San Francisco Classical Voice, June 15, 2010
By Jason Victor Serinus
German Arias With Passion
Tenor Jonas Kaufmann will likely be your tenor of the hour, if not the decade, after you hear his new Decca recording of German arias by Mozart, Schubert, Beethoven, and Wagner. Supported and urged on by the Mahler Chamber Orchestra, magnificently conducted by Claudio Abbado, the tenor lavishes as much care, love, and passion on his repertoire as you can ever expect to hear.

Kaufmann’s soulful voice, with its smoky, dark bottom and throaty midrange that seamlessly ascend to a brilliant top, is immediately distinctive. There’s also ample heart in this voice — heart that sings eloquently in the passionate outpourings of Mozart’s Tamino, Beethoven’s Fidelio, Schubert’s Fierrabras and Alfonso, and Wagner’s Lohengrin, Siegmund, and Parsifal.

The voice is also capable, at age 41, of a winning combination of lyric sweetness and dramatic thrust. Lohengrin’s “In fernem land” (In a far-off land) has rarely sounded so sweet at the start. Seducing with its sensitive phrasing, Kaufmann’s heroic lyric instrument ideally conveys the perfection of the Holy Grail. Equally perfect is Abbado’s hand, as the orchestra caresses and cradles the voice as in few recorded recitals. “Mein lieber Schwan!” is just as beautiful as Lohengrin’s Prize Song.

Kaufmann’s voice may not be as pure as an ideal Tamino would sound, though his passion is golden. There’s also a welcome flexibility of tempo, absent from many modern recordings, that turns metronomic only at the conclusion of “Dies Bildnis ist bezaubernd schön” (This picture is enchanting fair). Even better is the extended scene between Tamino and the gentle Speaker of Michael Volle, which is so alive to the moment as to seem excerpted from an actual performance.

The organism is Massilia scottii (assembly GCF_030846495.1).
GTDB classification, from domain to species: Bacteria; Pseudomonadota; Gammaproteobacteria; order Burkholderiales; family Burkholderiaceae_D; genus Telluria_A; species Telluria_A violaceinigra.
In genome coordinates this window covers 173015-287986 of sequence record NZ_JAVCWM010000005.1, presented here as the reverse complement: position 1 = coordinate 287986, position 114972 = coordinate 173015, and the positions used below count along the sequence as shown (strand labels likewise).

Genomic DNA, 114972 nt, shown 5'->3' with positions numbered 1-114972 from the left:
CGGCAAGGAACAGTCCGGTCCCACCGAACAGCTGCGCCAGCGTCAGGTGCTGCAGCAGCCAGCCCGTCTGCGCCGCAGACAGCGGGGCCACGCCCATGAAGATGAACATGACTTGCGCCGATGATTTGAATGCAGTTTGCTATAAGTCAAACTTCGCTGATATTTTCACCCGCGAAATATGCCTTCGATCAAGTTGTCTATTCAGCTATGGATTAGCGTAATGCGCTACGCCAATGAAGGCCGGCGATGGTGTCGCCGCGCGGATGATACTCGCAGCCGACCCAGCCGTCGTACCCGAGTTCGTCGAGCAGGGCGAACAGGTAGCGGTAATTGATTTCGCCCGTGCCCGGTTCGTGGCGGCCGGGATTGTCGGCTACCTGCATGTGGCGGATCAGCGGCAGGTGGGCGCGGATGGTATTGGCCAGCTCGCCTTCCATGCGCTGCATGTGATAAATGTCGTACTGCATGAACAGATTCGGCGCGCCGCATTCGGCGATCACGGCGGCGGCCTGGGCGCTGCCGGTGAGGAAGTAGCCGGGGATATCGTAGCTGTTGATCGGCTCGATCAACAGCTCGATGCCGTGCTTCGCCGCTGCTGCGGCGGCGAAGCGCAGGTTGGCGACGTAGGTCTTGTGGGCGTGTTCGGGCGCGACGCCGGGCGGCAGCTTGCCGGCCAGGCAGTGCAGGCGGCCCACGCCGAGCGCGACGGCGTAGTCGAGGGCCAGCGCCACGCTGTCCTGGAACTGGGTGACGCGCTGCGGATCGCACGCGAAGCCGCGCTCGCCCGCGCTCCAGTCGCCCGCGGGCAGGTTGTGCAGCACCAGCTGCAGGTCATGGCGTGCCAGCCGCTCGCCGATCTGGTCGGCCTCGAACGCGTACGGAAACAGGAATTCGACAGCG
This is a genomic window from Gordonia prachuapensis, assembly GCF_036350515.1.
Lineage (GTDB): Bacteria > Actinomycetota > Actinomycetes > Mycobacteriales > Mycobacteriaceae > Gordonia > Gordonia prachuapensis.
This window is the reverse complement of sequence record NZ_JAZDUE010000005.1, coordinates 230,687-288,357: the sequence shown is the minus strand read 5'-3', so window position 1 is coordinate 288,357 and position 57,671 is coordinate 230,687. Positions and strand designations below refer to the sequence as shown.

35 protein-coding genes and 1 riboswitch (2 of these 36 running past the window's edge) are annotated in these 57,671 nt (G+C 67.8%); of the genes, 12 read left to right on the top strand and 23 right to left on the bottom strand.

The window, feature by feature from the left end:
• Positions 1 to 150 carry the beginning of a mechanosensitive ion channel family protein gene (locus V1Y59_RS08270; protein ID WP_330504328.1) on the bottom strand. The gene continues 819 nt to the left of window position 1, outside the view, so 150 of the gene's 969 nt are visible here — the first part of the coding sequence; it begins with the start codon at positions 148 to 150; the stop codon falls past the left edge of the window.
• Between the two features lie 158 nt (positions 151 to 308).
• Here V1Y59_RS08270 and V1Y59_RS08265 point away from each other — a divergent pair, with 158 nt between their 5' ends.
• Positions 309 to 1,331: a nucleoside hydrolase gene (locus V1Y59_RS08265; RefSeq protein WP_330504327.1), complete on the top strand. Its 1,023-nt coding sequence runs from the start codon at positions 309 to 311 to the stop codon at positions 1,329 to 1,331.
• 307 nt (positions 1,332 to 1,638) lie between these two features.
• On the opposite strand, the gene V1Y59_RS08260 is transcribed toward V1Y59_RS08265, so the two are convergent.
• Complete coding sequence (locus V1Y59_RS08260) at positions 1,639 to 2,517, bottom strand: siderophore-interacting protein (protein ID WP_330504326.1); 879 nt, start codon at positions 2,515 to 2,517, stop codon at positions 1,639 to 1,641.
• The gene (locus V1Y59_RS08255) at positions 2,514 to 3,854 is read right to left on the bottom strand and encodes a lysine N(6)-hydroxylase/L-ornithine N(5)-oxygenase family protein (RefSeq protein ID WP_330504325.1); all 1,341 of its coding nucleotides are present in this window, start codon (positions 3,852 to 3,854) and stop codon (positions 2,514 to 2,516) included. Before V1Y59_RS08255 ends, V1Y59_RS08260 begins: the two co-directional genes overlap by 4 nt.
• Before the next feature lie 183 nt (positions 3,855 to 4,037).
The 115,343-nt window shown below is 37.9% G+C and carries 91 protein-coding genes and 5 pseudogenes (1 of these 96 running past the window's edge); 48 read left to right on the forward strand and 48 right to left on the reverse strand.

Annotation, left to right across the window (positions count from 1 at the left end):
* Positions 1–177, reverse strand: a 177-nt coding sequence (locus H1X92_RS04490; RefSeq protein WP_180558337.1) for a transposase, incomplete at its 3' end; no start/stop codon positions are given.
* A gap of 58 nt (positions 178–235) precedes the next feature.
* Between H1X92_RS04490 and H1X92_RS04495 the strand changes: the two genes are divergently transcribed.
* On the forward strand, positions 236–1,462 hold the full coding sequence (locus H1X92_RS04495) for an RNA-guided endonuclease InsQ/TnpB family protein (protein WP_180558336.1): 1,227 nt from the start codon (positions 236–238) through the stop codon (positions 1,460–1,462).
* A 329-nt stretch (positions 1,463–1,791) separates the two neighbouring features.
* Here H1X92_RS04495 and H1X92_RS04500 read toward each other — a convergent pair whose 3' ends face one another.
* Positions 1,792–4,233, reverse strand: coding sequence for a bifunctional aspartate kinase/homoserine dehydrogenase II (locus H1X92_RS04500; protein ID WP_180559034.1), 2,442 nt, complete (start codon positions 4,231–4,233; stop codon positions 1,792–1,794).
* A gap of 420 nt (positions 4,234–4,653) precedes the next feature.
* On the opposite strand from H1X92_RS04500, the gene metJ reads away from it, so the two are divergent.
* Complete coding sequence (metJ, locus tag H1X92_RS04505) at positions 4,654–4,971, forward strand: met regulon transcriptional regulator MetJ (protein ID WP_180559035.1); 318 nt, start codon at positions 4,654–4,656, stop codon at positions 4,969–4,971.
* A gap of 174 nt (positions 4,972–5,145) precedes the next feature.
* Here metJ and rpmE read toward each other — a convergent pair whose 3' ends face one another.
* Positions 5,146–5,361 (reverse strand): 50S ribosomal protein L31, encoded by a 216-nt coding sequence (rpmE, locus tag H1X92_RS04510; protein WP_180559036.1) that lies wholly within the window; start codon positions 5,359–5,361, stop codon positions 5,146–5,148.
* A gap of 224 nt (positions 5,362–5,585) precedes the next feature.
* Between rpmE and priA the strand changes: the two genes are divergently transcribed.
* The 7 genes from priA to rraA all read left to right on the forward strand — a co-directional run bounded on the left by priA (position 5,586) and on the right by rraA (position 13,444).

Kaufmann says in the liner notes that we will have to wait quite a long while for him to sing the heavier Wagner roles of Siegfried, Tannhäuser, and Tristan. To increase anticipation, he teases us with a gorgeous version of Siegmund’s “Winterstürme” from Die Walküre. Then he leaves us on hold, as Abbado resolves the selection without segueing into Sieglinde’s longed-for reply. The Parsifal selections are equally rewarding, even if the Grail could glow more brightly at the end.

In dramatic heroic mode, Kaufmann’s Fidelio clarifies why Leonora is so willing to risk her life for him. Listen to his perfect swell from piano to double forte at the start of “Gott! welch Dunkel hier!” (God! What darkness here). What a voice!

Kaufmann may be photogenic heartthrob material from the right angle, yet looks alone only sink so far into the heart. He sings even better than he looks. With two rarely programmed Schubert arias as the icing on the cake, this is a CD to add to your Great Tenors collection. If you don’t have such a collection, it’s a good place to start.

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